“It’s not clear that NFC is the solution to any current problem.”
That’s a quote from Phil Schiller, the Senior Vice President of Worldwide Marketing at Apple. He said that in response to a question regarding the omission of near field communications (NFC) technology in the new iPhone 5.
NFC is a set of radio communication standards for smartphones. It enables smartphones to exchange information by touching them together or bringing them into close proximity. NFC has been widely hailed as the technology that will enable “mobile wallets” to become mainstream. The vision is for consumers to store all of their financial account information on their mobile phone and pay for stuff by logging in to the wallet app on their phone and then waiving it over the register.
Contrary to all the speculation leading up to the iPhone 5 reveal, Apple did not jump onto the NFC bandwagon nor did it jump into the mobile wallet space.
The new iPhone operating system, iOS6, includes an app called Passbook that aggregates all of your gift cards, coupons, and tickets. It’s the perfect landing place for NFC-enabled wallet capabilities. Apple’s competitors are enthusiastically jumping on the NFC bandwagon. Google introduced an NFC-enabled mobile wallet solution—Google Wallet—in May of 2011. Plenty of other companies in the mobile and financial services industries are putting their chips down on NFC. Apple seemingly had every reason to adopt NFC. Why didn’t they?
I think it’s instructive that Apple, a company famous for capitalizing on existing technologies to create profitable new markets, took a pass on NFC.
Despite predications to the contrary, I believe that Apple made a smart choice. Apple is amazingly good at recognizing opportunities to add value to the consumer experience. The ability to buy and play individual songs electronically led Apple to create the iPod. The ability to create a more flexible and intuitive user experience through a touch screen led to the creation of the first iPhone. Apple clearly looked at near field communication and explicitly decided that it did not add value to the consumer experience.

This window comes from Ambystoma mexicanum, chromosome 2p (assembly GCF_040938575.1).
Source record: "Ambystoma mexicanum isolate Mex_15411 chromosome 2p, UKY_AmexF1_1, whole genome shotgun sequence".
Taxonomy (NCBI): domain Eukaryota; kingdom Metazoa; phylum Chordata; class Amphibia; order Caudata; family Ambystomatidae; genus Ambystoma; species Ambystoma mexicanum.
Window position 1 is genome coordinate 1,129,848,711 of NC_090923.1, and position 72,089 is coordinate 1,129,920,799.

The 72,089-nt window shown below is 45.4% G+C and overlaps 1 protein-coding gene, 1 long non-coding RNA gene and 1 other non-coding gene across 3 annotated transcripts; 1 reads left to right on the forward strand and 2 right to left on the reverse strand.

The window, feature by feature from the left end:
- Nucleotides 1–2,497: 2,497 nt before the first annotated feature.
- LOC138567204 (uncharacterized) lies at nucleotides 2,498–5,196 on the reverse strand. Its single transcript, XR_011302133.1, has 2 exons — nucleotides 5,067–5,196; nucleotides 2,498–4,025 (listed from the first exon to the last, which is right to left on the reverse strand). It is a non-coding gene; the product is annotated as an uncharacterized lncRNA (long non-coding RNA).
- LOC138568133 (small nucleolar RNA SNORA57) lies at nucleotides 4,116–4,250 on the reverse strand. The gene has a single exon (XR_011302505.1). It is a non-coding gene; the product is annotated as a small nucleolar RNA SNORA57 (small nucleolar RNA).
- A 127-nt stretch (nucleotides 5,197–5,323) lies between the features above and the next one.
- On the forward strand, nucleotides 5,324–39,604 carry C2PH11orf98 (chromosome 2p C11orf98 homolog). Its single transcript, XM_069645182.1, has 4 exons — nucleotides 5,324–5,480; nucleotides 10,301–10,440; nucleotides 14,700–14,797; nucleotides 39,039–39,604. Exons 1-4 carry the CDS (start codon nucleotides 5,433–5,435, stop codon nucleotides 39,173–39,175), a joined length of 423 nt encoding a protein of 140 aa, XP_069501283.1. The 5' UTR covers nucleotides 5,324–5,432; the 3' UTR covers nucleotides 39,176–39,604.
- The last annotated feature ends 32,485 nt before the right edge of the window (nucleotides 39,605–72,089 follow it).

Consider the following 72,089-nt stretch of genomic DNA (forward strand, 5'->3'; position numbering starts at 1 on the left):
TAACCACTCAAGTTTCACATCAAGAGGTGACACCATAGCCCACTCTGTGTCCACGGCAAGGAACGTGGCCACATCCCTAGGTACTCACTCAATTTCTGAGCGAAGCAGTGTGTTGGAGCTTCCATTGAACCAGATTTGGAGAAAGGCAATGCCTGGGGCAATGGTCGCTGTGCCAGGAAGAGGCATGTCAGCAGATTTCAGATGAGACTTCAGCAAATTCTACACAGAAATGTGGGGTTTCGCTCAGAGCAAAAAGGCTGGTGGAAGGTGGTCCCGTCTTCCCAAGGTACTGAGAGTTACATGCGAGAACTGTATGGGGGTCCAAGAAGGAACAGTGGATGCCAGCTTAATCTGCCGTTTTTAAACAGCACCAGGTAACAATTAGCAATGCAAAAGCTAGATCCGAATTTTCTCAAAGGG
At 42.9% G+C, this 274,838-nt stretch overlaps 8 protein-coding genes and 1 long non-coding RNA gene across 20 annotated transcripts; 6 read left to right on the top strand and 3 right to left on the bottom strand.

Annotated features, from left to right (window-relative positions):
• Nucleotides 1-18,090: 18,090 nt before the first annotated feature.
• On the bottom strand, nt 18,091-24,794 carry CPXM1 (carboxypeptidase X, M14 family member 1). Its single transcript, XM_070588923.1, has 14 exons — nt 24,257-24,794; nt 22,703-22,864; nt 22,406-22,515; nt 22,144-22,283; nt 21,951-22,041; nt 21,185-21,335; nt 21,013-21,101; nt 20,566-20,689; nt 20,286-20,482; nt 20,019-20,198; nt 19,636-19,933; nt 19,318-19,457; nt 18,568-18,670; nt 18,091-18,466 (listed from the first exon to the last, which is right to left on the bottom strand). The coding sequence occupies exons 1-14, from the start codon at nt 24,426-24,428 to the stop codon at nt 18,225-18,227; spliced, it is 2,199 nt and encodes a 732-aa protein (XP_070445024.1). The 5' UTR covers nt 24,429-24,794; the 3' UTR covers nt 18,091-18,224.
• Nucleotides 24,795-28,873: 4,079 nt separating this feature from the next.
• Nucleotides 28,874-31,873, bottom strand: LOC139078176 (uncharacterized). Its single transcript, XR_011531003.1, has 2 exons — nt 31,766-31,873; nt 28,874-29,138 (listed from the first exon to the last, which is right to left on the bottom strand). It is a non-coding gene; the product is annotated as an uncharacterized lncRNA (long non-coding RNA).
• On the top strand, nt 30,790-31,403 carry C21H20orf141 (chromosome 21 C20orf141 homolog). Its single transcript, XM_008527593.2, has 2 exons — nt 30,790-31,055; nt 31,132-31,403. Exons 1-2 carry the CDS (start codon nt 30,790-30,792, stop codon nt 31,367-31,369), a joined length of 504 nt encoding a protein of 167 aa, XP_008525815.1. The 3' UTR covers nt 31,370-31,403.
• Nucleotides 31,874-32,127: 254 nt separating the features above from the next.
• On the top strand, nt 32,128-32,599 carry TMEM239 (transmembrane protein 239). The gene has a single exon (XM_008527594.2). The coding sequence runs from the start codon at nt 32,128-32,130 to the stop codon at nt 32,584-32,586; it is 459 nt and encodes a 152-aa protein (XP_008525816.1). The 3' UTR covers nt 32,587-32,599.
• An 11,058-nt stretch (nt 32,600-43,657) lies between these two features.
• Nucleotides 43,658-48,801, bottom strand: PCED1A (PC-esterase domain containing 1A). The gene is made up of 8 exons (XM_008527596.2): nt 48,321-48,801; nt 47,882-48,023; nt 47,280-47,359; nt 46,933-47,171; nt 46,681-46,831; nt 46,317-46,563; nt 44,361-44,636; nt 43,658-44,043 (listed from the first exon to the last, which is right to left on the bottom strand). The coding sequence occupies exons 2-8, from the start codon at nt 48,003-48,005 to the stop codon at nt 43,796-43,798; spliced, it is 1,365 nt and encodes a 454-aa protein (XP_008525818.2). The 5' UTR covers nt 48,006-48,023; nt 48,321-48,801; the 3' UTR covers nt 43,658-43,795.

I think that Apple’s right. NFC isn’t the answer to any current problem. It’s a technology in search of a problem. A mobile wallet based on NFC doesn’t offer consumers any compelling value propositions. It’s not radically more convenient—you still have to pull the phone out of your pocket, sign into the wallet app, and waive it over the register. In fact, you could argue that an NFC-enabled mobile wallet presents a whole new host of problems and concerns for consumers. What happens when your phone’s battery runs out? What happens if your phone gets hacked? What happens if, God forbid, your phone isn’t getting a signal? It’s not that any of these problems are insurmountable; it’s just that there doesn’t seem to be a compelling reason for overcoming them.
In the wake of their decision to exclude NFC, Apple seems to be doing fine. They sold five million iPhone 5s in the first three days. Clearly, there aren’t too many consumers boycotting the iPhone 5 because of its NFC snub. In fact, a recent consumer survey suggests that consumers aren’t ready to switch from leather wallets to digital ones anyway.
I think that credit cards will one day be replaced by a dominant new payment product. I think that product will inevitably be based somehow on smartphones and the internet. But until I see Apple jump into the “digital wallet war”, I will continue to think that mobile wallets are a solution without a problem.